India’s inflation at 41-month high of 7.41 percentApril 11th, 2008 - 8:11 pm ICT by admin
New Delhi, April 11 (IANS) India’s annual rate of inflation hit a 41-month high of 7.41 percent for the week ended March 29, from 7 percent for the week before, on account of higher food and commodities prices. The inflation rate, based on the official wholesale price index, is the highest since Nov 8, 2004, as per data released Friday by the commerce and industry ministry.
Significantly, the revised final data for the week ended Feb 2 suggests that the inflation rate for the week was actually 4.74 percent, as against 4.07 percent reported earlier based on provisional figures.
A detailed look at the data also reveals that in a matter of just one week, the prices of basic metals rose 3.8 percent, while prices of fruits, vegetables and lentils jumped 3 percent.
Since the data pertained to March 29, it did not reflect the measures taken by the government since March 31 when it cut import duties on a wide range of items including edible oils, while imposing a ban on exports of non-basmati rice.
The alarming data comes a day after Prime Minister Manmohan Singh said the steep increase in prices of food and essential items was making inflation management a difficult task that could hurt the country’s macroeconomic stability.
“Sharply rising food prices can slow down poverty alleviation, impede economic growth and retard employment generation,” the prime minister said at a global conference on agro industries Thursday.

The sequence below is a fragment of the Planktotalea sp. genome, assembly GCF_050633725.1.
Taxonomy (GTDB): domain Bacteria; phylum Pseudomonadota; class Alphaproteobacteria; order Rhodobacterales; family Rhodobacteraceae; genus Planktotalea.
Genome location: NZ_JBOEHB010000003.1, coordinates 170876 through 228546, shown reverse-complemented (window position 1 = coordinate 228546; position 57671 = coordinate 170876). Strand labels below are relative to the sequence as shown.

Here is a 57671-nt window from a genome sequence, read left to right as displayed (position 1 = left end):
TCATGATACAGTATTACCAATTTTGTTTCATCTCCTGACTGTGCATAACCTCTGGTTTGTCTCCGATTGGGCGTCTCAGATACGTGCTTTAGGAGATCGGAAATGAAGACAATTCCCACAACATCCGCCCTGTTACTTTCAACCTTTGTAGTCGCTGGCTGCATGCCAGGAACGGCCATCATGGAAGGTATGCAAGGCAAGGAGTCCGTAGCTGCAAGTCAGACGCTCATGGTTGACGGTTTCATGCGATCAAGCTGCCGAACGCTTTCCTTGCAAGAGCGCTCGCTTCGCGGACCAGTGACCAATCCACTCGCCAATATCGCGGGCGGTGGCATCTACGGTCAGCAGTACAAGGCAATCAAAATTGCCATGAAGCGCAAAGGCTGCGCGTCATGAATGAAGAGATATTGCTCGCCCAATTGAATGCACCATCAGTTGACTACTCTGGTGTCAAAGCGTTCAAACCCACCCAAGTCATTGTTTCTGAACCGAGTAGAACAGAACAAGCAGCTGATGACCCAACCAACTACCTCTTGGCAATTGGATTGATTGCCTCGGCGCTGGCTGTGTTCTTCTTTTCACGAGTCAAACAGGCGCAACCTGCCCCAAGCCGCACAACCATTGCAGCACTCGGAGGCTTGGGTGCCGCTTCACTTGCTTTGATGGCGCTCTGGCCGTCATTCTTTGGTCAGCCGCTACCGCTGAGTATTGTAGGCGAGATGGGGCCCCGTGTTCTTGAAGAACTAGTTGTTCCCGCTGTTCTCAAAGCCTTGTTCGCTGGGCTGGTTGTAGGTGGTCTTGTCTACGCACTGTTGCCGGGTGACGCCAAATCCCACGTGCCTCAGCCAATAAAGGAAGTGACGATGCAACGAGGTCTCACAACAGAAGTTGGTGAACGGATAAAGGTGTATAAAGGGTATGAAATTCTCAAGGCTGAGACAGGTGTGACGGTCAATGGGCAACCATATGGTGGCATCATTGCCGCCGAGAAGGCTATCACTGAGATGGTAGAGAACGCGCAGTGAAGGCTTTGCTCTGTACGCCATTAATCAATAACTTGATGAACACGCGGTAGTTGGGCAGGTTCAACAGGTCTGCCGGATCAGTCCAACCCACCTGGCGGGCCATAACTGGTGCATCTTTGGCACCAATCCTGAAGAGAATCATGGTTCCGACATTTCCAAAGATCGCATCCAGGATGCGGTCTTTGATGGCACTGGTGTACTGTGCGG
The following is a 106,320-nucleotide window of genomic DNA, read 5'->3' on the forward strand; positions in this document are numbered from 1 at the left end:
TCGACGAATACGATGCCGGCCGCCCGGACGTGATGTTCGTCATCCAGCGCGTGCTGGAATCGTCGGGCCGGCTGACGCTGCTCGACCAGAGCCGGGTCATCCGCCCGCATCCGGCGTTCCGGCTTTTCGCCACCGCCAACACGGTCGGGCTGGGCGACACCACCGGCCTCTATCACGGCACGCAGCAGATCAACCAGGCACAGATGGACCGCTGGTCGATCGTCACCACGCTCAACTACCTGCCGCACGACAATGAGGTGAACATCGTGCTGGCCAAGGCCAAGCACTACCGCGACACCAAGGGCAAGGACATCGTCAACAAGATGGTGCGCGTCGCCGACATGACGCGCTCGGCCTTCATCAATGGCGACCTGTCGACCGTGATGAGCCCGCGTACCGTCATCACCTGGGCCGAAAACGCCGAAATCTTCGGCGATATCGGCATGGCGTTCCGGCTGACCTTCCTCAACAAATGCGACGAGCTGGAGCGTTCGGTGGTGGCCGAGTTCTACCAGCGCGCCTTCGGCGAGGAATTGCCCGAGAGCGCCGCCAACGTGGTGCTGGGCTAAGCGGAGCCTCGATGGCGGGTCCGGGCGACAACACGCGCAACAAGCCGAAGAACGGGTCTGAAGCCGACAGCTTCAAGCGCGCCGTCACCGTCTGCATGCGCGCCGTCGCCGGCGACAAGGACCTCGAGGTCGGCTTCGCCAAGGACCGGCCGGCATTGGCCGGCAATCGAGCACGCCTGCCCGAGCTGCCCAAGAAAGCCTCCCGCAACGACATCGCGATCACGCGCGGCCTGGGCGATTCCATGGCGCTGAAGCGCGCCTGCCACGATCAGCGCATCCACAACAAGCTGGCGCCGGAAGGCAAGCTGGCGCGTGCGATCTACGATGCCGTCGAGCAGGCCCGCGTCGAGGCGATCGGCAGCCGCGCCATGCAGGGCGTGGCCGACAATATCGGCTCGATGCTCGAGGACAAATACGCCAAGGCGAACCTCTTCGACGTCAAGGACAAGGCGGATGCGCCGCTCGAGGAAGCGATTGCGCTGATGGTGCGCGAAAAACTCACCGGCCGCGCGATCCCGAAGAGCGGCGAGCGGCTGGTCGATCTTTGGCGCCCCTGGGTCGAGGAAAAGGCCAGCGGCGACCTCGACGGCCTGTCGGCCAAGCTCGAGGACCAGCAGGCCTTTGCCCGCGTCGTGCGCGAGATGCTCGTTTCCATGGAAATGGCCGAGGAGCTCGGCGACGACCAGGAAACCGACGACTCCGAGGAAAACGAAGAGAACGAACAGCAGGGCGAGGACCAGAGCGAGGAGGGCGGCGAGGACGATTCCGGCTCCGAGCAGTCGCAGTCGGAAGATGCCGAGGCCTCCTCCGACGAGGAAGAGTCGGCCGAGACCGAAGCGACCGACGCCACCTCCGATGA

“A steep rise in food prices will make inflation control more difficult and can hurt the cause of macroeconomic stability. The constituency for economic reform, so necessary to stimulate economic growth, would also diminish,” he warned.
The Reserve Bank of India (RBI) has already said that it will take monetary and fiscal steps to contain inflation - which it had hoped to contain below the five percent mark for the fiscal year ended March 31.
Analysts now expect the central bank to take some immediate steps to check inflationary pressures, like hiking the benchmark interest rate to control the supply of money in the financial system.
The International Monetary Fund (IMF) has forecast India’s inflation to moderate to 5.2 percent in the current calendar year and four percent in 2009, as against 6.4 percent in 2007.
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